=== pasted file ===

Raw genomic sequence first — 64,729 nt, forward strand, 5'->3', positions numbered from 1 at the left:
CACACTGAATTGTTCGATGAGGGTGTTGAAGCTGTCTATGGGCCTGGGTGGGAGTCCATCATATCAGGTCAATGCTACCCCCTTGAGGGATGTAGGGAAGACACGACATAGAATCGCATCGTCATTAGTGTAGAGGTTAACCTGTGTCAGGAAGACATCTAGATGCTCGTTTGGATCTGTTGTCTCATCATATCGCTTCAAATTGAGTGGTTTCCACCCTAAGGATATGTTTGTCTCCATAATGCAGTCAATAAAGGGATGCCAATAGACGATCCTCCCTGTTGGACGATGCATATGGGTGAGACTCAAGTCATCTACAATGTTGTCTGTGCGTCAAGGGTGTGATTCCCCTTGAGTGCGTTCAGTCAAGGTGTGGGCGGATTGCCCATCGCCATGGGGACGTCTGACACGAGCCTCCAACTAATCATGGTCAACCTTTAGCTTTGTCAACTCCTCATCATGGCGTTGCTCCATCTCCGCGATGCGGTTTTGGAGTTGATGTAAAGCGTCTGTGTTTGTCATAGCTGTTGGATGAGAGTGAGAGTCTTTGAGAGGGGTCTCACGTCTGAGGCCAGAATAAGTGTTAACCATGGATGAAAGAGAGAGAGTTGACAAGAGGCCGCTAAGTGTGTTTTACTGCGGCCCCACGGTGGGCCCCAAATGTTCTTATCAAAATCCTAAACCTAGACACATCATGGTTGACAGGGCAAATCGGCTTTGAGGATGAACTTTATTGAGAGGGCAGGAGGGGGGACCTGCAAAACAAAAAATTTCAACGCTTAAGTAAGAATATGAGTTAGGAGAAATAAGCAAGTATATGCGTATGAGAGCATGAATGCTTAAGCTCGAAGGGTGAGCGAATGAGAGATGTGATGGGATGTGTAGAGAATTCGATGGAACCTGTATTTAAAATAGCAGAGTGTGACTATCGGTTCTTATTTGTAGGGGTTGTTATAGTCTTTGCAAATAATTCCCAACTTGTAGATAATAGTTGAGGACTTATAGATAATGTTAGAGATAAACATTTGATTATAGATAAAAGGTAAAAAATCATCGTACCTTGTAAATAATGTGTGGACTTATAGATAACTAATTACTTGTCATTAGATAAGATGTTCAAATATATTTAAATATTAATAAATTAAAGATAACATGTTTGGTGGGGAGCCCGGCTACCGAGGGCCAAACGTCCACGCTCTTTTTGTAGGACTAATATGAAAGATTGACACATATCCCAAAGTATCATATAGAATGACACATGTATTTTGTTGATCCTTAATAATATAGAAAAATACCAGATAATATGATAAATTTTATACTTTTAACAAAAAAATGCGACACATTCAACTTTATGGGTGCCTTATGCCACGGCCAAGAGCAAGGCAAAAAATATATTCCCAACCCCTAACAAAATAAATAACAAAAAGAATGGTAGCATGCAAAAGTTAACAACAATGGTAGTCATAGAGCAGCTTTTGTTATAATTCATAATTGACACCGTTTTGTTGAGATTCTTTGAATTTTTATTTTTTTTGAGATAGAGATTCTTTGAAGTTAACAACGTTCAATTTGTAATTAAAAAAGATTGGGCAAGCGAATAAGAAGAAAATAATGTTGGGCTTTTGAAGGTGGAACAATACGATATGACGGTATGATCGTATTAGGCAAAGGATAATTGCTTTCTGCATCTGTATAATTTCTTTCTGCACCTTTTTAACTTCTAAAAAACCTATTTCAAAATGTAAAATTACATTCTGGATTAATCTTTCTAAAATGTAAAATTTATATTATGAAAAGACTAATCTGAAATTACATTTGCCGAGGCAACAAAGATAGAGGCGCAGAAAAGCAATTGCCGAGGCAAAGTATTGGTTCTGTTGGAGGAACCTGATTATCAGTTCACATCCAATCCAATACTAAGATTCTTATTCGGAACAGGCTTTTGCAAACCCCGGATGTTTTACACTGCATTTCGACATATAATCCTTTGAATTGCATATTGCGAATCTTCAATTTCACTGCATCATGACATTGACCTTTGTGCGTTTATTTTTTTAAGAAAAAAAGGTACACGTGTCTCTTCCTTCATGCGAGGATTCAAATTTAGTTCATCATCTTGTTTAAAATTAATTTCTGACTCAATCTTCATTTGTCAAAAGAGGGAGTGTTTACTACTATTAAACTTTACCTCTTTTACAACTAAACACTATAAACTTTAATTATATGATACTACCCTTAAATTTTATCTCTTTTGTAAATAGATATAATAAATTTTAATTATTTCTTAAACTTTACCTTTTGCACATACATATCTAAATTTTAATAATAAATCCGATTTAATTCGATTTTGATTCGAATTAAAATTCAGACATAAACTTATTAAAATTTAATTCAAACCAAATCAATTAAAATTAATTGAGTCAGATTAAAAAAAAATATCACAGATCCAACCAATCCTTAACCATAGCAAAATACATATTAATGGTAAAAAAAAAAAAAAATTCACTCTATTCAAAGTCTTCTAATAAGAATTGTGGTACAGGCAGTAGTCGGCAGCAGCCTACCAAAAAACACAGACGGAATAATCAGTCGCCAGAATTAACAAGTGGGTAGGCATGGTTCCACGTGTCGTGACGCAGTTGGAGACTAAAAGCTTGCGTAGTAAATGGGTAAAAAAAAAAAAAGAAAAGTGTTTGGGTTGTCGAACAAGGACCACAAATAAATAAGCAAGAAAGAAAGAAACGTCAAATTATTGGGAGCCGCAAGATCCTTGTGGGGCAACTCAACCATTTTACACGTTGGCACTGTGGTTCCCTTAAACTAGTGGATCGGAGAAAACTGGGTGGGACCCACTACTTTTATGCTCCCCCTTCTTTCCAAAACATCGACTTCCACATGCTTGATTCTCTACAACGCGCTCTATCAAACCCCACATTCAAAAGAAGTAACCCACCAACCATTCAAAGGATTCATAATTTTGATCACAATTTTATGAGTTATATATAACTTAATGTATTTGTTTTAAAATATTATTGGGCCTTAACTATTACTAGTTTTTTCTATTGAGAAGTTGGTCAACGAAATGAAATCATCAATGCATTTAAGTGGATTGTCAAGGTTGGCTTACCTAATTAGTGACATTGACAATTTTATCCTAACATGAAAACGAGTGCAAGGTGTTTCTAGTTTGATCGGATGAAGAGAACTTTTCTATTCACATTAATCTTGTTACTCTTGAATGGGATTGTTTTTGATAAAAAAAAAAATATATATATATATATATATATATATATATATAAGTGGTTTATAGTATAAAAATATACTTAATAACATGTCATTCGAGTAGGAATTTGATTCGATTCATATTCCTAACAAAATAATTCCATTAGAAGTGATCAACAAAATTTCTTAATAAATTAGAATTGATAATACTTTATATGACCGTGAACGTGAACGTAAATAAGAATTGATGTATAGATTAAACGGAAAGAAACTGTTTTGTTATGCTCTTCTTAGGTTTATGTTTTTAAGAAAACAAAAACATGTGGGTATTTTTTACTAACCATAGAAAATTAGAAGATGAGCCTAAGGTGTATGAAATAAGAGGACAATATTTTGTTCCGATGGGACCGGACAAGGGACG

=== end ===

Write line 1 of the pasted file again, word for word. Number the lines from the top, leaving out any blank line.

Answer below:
Raw genomic sequence first — 64,729 nt, forward strand, 5'->3', positions numbered from 1 at the left: